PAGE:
Homeland Security’s expensive – but highly flawed – cybersecurity firewall

(Cyberwar.news) For $6 billion, you’d think that the Department of Homeland Security would be able to purchase the best cybersecurity firewall in existence. But apparently that’s not the case, and maybe taxpayers were expecting too much from the same administration that spend more than $2 billion to build a [non-functioning] healthcare insurance exchange web site.

As reported by Defense One, the firewall – known as EINSTEIN – was meant to detect and thwart hack attacks by nation-states, but an new audit of the system found that it is wholly ineffective.

According to a sanitized version of the secret audit, the firewall is designed to pick up on attack patterns known as signatures in order to detect suspicious activity, but it doesn’t scan for some 94 percent of common vulnerabilities or check Web traffic for malware, as noted by the Government Accountability Office’s report posted online [PDF].

Those shortcomings are just a few of the many found by GAO during its EINSTEIN performance audit. Besides failure to detect, the system is only operational at five of the 23 major non-defense government agencies.

Defense One noted that the secret audit came at the request of Congress in November 2015. Lawmakers requesting the secret audit of EINSTEIN, formally known as the National Cybersecurity Protection System, or NCPS, believed it would turn up such discrepancies and also note that the system has yet to be deployed across the government.

“The newly released audit corroborates their views and points out other misaligned objectives and technologies in a $6 billion project DHS cannot say helps combat hackers, according to auditors,” Defense One reported.

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“Until NCPS’ intended capabilities are more fully developed, DHS will be hampered in its abilities to provide effective cybersecurity-related support to federal agencies,” GAO director of information security issues, Gregory C. Wilshusen, and Nabajyoti Barkakati, director of the GAO Center for Technology and Engineering, said in the audit.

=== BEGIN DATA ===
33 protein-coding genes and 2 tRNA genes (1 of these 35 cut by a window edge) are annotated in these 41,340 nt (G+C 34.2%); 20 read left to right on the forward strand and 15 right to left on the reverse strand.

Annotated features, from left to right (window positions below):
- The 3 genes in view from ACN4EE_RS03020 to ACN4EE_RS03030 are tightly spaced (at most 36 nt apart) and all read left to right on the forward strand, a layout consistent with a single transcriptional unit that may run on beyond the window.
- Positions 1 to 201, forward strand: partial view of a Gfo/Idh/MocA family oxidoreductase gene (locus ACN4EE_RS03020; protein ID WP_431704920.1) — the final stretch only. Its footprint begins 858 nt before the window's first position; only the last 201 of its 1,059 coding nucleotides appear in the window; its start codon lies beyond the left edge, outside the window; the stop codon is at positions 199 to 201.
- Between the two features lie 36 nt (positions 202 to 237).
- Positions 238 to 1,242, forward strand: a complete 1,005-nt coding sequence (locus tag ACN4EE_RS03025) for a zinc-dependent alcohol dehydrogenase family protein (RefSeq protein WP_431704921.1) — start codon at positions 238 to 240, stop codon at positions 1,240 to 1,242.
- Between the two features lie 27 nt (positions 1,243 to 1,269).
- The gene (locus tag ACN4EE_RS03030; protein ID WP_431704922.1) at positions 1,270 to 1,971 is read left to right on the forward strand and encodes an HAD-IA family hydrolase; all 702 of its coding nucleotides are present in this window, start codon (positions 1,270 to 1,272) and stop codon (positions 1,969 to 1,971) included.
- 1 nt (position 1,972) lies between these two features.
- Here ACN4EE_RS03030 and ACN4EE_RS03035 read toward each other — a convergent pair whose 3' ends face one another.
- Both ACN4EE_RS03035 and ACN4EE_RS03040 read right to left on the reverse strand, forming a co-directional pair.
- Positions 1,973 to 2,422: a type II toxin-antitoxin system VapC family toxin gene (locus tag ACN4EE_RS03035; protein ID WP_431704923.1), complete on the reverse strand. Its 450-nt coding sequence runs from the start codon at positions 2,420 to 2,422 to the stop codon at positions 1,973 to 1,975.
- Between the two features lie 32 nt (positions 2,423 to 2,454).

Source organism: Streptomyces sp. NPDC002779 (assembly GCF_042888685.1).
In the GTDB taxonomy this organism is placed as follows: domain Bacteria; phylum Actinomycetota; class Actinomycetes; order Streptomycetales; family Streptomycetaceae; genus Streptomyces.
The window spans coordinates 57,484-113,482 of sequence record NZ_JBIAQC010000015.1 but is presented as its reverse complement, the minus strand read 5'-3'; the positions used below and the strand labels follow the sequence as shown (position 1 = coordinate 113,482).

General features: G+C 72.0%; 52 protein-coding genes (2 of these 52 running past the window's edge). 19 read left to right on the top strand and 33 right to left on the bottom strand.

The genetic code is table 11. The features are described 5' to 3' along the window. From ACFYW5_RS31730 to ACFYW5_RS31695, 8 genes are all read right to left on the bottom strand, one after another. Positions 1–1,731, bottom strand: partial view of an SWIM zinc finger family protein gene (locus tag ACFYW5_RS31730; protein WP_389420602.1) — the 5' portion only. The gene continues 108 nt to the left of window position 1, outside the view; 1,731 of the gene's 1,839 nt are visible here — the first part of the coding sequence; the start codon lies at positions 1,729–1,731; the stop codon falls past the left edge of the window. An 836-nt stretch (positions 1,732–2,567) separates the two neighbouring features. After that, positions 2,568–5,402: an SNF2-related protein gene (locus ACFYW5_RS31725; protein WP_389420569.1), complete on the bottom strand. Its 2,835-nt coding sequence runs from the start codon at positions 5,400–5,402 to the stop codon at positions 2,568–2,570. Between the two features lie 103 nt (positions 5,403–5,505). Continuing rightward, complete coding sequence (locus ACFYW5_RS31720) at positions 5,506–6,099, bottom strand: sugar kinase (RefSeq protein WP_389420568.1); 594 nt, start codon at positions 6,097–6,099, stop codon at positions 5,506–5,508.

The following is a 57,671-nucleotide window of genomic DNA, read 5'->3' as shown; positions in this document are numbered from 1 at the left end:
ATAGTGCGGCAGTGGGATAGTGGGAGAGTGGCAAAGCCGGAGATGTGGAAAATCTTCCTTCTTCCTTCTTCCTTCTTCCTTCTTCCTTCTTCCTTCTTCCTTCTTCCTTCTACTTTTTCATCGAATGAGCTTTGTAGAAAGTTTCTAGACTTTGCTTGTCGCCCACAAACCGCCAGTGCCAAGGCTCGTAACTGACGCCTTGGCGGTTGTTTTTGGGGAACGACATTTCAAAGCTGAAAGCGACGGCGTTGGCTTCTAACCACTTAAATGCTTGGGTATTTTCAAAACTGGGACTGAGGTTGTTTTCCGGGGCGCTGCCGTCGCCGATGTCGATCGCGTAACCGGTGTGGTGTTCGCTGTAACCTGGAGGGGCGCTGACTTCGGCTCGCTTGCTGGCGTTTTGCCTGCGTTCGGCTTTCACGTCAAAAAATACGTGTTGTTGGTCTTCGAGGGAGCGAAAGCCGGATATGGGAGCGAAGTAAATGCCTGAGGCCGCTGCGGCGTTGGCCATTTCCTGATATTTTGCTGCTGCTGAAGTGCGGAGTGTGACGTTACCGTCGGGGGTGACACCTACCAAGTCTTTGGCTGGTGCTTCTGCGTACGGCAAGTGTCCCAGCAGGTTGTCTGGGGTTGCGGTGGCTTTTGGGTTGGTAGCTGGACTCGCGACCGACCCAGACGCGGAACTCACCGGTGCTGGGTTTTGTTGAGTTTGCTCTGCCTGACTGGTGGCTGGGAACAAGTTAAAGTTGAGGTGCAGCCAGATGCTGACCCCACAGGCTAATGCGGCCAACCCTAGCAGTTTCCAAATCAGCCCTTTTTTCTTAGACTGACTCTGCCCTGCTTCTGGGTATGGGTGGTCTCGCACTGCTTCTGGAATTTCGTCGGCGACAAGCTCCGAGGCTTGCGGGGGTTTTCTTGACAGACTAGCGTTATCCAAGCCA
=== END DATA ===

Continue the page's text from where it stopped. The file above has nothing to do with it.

The GAO focused efforts on the departments of Veterans Affairs, Energy, General Services Administration, the Nuclear Regulatory Commission and the National Science Foundation.

“The overall intent of the system was to protect against nation-state level threat actors,” according to the audit, however the system missed regular, advanced threats.

The audit further noted:

The capability of NCPS to prevent intrusions (e.g., blocking an e-mail determined to be malicious) is limited to the types of network traffic that it monitors. For example, the intrusion prevention function monitors and blocks e-mail. However, it does not address malicious content within web traffic, although DHS plans to deliver this capability in 2016.

In all, GAO recommended nine actions that DHS take in order to make EINSTEIN more effective and perform as intended. The agency said its recommended actions would “enhance NCPS’s capabilities for meeting its objectives, better define requirements for future capabilities, and develop network routing guidance.”

Further, “DHS concurred with GAO’s recommendations,” the agency audit said.

The audit comes as federal systems have increasingly come under cyber attack from nation-states like North Korea, Iran and China. Also, the audit comes on the heels of news about foreign intrusion into public and private systems that control vital infrastructure like nuclear power and regular power plants, hydroelectric dams and water treatment plants.

Also, the Obama administration is still smarting over China’s alleged hack of the Office of Personnel Management, in which more than 21 million records and personal data on current and former government employees was compromised. Poor cybersecurity in lieu of easier access was said to be at the center of the OPM hack, officials have said.

See also:

Bloomberg News

Defense One

Government Accountability Office [PDF]

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